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The Science of Water Art project is a collaborative research project involving professionals, community members, college students and children, examining the role that water plays in each of our lives. Specifically, the project provides insights into how Arizona youth view the vital resource of water as they share perceptions of climate change and water insecurity through art.
The research is part of the larger Global Ethnohydrology Study, which was launched in 2007 and looks at the role of water, climate change and health in several communities worldwide.
Summary of Study
The study was conceptualized in partnership with Salt River Project and the Maricopa County Education Service Agency by the School of Human Evolution and Social Change's associate professor Amber Wutich and professor and director Alexandra Brewis Slade.
In a sample of fourth-grade classes across Arizona, teachers prompted 9–11 year olds to draw two pictures with the instructions:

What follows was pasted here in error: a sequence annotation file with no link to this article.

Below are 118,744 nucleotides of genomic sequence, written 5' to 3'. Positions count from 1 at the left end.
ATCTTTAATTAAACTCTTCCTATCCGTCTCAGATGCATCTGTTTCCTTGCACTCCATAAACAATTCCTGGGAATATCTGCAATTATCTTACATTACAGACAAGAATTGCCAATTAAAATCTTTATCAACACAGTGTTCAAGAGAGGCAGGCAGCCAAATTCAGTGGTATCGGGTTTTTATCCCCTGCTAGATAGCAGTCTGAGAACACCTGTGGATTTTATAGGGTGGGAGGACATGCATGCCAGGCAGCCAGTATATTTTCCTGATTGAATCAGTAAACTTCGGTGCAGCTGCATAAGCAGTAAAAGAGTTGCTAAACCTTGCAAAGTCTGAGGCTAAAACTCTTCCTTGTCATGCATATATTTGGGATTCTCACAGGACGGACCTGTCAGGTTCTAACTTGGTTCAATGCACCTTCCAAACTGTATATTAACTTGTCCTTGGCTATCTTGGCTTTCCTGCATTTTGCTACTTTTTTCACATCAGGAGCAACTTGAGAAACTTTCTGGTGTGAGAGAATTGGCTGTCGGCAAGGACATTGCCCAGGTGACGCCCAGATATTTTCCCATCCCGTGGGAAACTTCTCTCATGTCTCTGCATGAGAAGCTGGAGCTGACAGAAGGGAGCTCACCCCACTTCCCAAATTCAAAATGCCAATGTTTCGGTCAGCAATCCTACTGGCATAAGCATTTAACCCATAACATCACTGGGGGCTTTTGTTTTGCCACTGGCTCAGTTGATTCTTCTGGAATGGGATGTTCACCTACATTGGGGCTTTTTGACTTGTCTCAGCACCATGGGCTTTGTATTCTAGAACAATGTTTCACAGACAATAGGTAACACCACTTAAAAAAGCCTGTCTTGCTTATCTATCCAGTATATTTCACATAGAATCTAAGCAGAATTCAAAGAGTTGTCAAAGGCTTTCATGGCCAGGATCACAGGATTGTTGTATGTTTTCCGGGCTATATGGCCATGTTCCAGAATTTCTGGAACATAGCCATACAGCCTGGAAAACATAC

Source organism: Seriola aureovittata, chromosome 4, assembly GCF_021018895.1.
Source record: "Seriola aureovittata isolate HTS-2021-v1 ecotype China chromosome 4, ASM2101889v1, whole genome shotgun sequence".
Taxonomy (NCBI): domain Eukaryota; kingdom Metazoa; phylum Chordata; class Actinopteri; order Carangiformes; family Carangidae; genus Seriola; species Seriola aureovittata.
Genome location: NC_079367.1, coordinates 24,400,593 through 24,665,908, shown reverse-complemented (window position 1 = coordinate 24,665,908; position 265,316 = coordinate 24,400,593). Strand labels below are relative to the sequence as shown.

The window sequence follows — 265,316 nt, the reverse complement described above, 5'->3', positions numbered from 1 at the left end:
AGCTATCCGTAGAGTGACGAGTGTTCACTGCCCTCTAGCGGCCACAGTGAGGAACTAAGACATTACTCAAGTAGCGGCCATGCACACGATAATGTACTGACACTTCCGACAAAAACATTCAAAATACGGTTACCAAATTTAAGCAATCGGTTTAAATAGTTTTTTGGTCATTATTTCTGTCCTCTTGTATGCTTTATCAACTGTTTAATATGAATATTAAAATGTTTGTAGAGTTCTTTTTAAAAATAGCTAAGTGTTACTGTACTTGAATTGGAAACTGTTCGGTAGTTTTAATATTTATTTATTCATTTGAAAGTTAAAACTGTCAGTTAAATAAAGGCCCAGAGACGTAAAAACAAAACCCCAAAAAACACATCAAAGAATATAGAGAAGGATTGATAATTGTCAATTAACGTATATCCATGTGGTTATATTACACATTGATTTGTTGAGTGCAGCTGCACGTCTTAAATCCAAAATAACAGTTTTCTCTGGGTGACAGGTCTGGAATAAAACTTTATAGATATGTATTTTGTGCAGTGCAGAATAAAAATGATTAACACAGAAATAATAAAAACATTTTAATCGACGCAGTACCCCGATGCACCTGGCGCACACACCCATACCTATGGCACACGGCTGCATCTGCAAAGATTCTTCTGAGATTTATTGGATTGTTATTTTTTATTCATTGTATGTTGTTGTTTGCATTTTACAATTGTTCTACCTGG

The more than 3,000 pieces of artwork were then coded by more than 50 Arizona State University undergraduate students majoring in global health and anthropology, as part of a Community Partnerships class. Coding involved developing nine unique themes found in the drawings and analyzing every drawing for each theme below:
Summary of Findings
Please click on the thumbnails below to view two posters created and presented by honors student Holly Vins.
Gender Differences in Perceptions of Water in Arizona: Insights from the Science of Water Art Project
The Science of Water Art: A Citizen Science Project
Please click on the arrow below to view a sampling of artwork from participating fourth graders and some basic findings.
Participating K-12 Teachers and Schools: